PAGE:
Transitions of the 20's, 30's and 40's
The 20’s :
I’ve come to think of the twenties as a truly trying time of life. I have worked with hundreds of clients in their twenties who, since graduating from college, have become frustrated, confused, disenchanted and somewhat disenfranchised. They often believe that everyone else has everything figured out and feel the pressure to catch-up and make all the right moves and decisions so they’ll know what they’re going to do “for the rest of their lives.”
I was one of these twenty-somethings too — twenty years ago. And I know how overwhelming all of the decisions (choices?) can feel. Unfortunately, most of us don’t get the one-on-one support and encouragement that we need to realize what really clicks in terms of our work life. Not to mention all of the social and familial changes that may have taken place: parents who might have separated during their kids’ college years, good friends moving across the country, dealing with office politics or difficult roommates. The pressure we put on ourselves is coming from so many sources: parents, relatives, friends, society, and mostly ourselves. It’s difficult to know how to resolve questions and concerns that are new. It’s hard to take a leap to go for a job when you don’t have experience or contacts. (How will you know it’s right for you?)
Often times an overwhelming decision-making process motivates people to make decisions based on limited information. For instance, many new grads choose to go to law school because it’s a respectable profession with a structured career path. Law school itself may be interesting to many new grads who are used to the rigors of studying, but the actual work and structure of the life of a lawyer leaves them cold, angry and in debt.
It may take time, but through our work together clients are ultimately able to make the decisions they need and create what they want.
You’ve probably already heard that the 30’s are the new 20’s…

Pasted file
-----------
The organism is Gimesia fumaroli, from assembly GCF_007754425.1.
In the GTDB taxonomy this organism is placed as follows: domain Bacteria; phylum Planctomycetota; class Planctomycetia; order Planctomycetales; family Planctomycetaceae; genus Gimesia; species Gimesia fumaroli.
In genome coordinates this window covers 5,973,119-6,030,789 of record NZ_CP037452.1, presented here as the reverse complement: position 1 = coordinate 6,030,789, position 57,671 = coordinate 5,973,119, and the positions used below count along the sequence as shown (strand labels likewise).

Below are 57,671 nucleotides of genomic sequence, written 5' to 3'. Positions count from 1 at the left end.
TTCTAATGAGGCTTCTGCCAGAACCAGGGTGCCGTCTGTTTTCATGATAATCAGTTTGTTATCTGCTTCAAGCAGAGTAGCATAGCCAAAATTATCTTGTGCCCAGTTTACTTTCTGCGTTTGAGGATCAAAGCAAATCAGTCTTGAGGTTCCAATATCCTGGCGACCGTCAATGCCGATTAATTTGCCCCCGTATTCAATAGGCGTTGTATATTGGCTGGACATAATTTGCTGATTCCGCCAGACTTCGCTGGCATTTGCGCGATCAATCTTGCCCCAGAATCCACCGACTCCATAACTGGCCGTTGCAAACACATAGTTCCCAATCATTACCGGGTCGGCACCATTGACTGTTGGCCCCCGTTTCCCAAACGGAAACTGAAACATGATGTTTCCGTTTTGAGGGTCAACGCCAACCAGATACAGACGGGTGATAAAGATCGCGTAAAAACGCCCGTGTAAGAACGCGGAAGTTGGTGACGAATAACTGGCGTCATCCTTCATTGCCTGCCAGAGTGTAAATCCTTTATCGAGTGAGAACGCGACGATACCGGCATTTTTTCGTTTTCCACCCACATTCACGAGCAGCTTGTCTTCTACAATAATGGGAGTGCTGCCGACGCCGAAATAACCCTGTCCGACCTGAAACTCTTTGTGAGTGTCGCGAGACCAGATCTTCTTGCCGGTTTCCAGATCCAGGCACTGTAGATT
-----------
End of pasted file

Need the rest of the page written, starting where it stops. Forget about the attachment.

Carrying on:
Many of my clients in their 30’s have made moves to a new city and are trying to get a new career going. Or they’ve been doing what they’ve been doing for several years, let’s say working in the entertainment industry, and have realized that they ar not yet where they thought they’d be. They don’t have the satisfaction, money, social life they thought they’d have by now. They want and need to make some changes but don’t know where to begin. Together we look at real interests and intentions, find out how to get back to what really matters and how to fulfill their needs. We then develop strategies to uncover options that will work. We all throw roadblocks in our way when we think we can’t have what we want or think what we want isn’t possible. I support my clients by looking beyond these roadblocks. We then figure out how to make things happen instead of letting goals remain unreachable.
Most of my clients in their 40’s are lookin for authenticity. They’ve weathered the 20’s and 30’s and are looking to find the right way to have their work, their personal lives and their avocations all moving in the right direction – for them. It’s a new way of looking at the world. The old concerns about what others think of them become less important and they’re ready to break into something that may have previously seemed daring. Or maybe they are ready to step up to the next level in their career, or take a leap and combine interests and talents. These are the clients who know it’s time for something new and important. We work together to get clarity about priorities and the necessary steps to take it to that next level of satisfaction and success. The 40’s can be a great time of change – invited or not – which can include both frightening and wonderful things. As a 40 something myself, I know the 40s have been an incredible time of change, yielding more personal and professional happiness than I could possibly predict.
I know from first-hand experience that nothing good comes without effort and the willingness to learn. Doubt and fear are tremendously powerful. I work with my clients to recognize where and how their doubt and fear stops them. We take a good look at what’s possible and how to go for it without being foolhardy or naÃ¯ve. Accomplished professionals or those beginning their work lives, those with a lot of money, and those with little – everyone deals with the challenges of fear and doubt. I work to show people the possibility that I see in them and that they suspect is there. Together we come up with ways to make things happen so that they get what they want, the way they want it – with integrity, safety and increased clarity.